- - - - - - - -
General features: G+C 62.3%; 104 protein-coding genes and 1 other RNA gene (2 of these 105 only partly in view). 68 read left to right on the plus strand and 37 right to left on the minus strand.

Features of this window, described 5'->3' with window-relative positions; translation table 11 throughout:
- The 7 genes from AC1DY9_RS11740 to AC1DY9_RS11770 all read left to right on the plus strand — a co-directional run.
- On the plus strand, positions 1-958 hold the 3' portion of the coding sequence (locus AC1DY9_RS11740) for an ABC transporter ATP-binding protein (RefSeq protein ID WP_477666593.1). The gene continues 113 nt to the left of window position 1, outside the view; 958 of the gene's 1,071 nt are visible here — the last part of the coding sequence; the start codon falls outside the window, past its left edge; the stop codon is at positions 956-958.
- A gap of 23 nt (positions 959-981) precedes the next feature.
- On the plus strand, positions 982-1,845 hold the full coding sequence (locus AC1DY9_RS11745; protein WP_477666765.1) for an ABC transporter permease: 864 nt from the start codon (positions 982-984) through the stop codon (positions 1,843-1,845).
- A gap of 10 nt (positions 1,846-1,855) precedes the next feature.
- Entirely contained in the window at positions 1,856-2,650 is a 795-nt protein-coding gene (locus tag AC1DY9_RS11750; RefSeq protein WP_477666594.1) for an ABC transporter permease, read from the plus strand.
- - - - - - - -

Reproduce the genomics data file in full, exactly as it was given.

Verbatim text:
General features: G+C 62.3%; 104 protein-coding genes and 1 other RNA gene (2 of these 105 only partly in view). 68 read left to right on the plus strand and 37 right to left on the minus strand.

Features of this window, described 5'->3' with window-relative positions; translation table 11 throughout:
- The 7 genes from AC1DY9_RS11740 to AC1DY9_RS11770 all read left to right on the plus strand — a co-directional run.
- On the plus strand, positions 1-958 hold the 3' portion of the coding sequence (locus AC1DY9_RS11740) for an ABC transporter ATP-binding protein (RefSeq protein ID WP_477666593.1). The gene continues 113 nt to the left of window position 1, outside the view; 958 of the gene's 1,071 nt are visible here — the last part of the coding sequence; the start codon falls outside the window, past its left edge; the stop codon is at positions 956-958.
- A gap of 23 nt (positions 959-981) precedes the next feature.
- On the plus strand, positions 982-1,845 hold the full coding sequence (locus AC1DY9_RS11745; protein WP_477666765.1) for an ABC transporter permease: 864 nt from the start codon (positions 982-984) through the stop codon (positions 1,843-1,845).
- A gap of 10 nt (positions 1,846-1,855) precedes the next feature.
- Entirely contained in the window at positions 1,856-2,650 is a 795-nt protein-coding gene (locus tag AC1DY9_RS11750; RefSeq protein WP_477666594.1) for an ABC transporter permease, read from the plus strand.